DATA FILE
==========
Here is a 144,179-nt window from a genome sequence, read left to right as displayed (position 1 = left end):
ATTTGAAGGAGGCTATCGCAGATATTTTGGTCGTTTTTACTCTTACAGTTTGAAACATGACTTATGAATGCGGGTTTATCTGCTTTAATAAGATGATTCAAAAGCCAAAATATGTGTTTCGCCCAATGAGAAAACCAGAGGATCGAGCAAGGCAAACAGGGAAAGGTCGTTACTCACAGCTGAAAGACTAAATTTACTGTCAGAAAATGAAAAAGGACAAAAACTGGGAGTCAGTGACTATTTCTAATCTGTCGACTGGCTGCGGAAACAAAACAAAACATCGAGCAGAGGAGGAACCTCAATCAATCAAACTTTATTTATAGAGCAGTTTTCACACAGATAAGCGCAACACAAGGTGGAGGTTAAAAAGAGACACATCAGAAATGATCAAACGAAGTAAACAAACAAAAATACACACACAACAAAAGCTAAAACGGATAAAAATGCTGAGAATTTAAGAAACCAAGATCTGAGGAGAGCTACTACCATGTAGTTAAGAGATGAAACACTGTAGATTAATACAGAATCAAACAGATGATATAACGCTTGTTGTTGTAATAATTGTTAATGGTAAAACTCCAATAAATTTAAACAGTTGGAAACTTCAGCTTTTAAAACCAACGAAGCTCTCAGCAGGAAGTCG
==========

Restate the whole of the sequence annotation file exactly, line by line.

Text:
Here is a 144,179-nt window from a genome sequence, read left to right as displayed (position 1 = left end):
ATTTGAAGGAGGCTATCGCAGATATTTTGGTCGTTTTTACTCTTACAGTTTGAAACATGACTTATGAATGCGGGTTTATCTGCTTTAATAAGATGATTCAAAAGCCAAAATATGTGTTTCGCCCAATGAGAAAACCAGAGGATCGAGCAAGGCAAACAGGGAAAGGTCGTTACTCACAGCTGAAAGACTAAATTTACTGTCAGAAAATGAAAAAGGACAAAAACTGGGAGTCAGTGACTATTTCTAATCTGTCGACTGGCTGCGGAAACAAAACAAAACATCGAGCAGAGGAGGAACCTCAATCAATCAAACTTTATTTATAGAGCAGTTTTCACACAGATAAGCGCAACACAAGGTGGAGGTTAAAAAGAGACACATCAGAAATGATCAAACGAAGTAAACAAACAAAAATACACACACAACAAAAGCTAAAACGGATAAAAATGCTGAGAATTTAAGAAACCAAGATCTGAGGAGAGCTACTACCATGTAGTTAAGAGATGAAACACTGTAGATTAATACAGAATCAAACAGATGATATAACGCTTGTTGTTGTAATAATTGTTAATGGTAAAACTCCAATAAATTTAAACAGTTGGAAACTTCAGCTTTTAAAACCAACGAAGCTCTCAGCAGGAAGTCG